Despite billions spent on failed reconstruction projects, military personnel and national police officers in Afghanistan face a dire shortage of coats and other winter gear, according to a letter of initial findings published last week by the Special Inspector General for Afghanistan Reconstruction (SIGAR).
“A lack of cold-weather clothing could adversely impact the overall effectiveness of the Afghan National Army (ANA) and Afghan National Police (ANP), and degrade their operational capabilities,” Special Inspector General John Sopko points out rather tamely in his three-page letter to senior U.S. military officials.
SIGAR is demanding answers about the extent of shortages that the Afghan police and military will face in 2015 and 2016, as well as how the Defense Department intends to rectify an issue that stretches back years. Preliminary calculations suggest that the shortfall may amount to nearly 100,000 heavy winter coats, and more than 300,000 orders of wool sweaters.
Orders have been placed but not fulfilled since 2013, the letter indicates, and critical shipments are delayed until next summer.
“If correct, this means that the [Afghan National Army] has gone at least 2 years without obtaining cold-weather items,” the report warns.
Perhaps the most dire question posed by SIGAR is how this issue has gone unaddressed for so long. Temperatures in Afghanistan can get frigid in winter, whether you’re at Bagram Air Base or in Kabul, not to mention at police and military stations in mountainous regions. But the SIGAR audit team found that shortages of winter gear go back to at least 2011.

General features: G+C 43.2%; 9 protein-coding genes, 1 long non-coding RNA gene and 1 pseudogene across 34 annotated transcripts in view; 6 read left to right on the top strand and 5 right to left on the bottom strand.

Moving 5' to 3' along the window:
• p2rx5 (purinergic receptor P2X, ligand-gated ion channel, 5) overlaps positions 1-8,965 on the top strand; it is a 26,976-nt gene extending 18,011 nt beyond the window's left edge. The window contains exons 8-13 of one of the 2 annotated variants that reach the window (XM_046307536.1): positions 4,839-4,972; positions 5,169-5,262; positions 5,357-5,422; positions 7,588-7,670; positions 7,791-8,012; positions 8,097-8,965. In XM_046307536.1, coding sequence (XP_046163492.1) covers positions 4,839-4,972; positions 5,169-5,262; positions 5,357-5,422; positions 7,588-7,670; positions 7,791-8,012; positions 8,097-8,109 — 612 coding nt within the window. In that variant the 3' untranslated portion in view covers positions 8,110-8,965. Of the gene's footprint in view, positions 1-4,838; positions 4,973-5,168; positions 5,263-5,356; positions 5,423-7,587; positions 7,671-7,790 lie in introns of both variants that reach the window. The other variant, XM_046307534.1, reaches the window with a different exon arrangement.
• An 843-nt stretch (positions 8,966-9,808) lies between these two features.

This preliminary letter from SIGAR is all the more concerning in light of the office’s parade of horrible findings about the pullout and reconstruction process in Afghanistan. At the same time that the Defense Department has apparently failed to purchase basic winter gear for Afghan forces, the US has spent billions on failed projects.
In a speech last week in London, the Special Inspector General himself gave some examples.
The list of wasteful projects uncovered by SIGAR staff includes “a building that literally melted before your eyes when it rained” and $8 billion spent on “a counternarcotics effort that has failed by every conceivable metric.”
The inspector general aptly summarized that such disasters “often occur when the U.S. officials who implement and oversee programs fail to distinguish fact from fantasy, or output from outcome and impact, and operate in a world where personal accountability is nonexistent.”
It’s unclear how the fact of winter has failed to work its way into the fantasy of Afghanistan reconstruction, but the SIGAR is intent on finding out. Their tenacity is all the more impressive considering that SIGAR finds itself constantly under threat of budget and staffing cuts - a classic case of shooting the messenger.
The inspector general’s office has ordered military officials to answer inquiries by October 2 about the winter gear shortage. MuckRock has requested documents identified in SIGAR’s letter as initial red flags that the Defense Department failed to heed.
Read the full SIGAR letter below: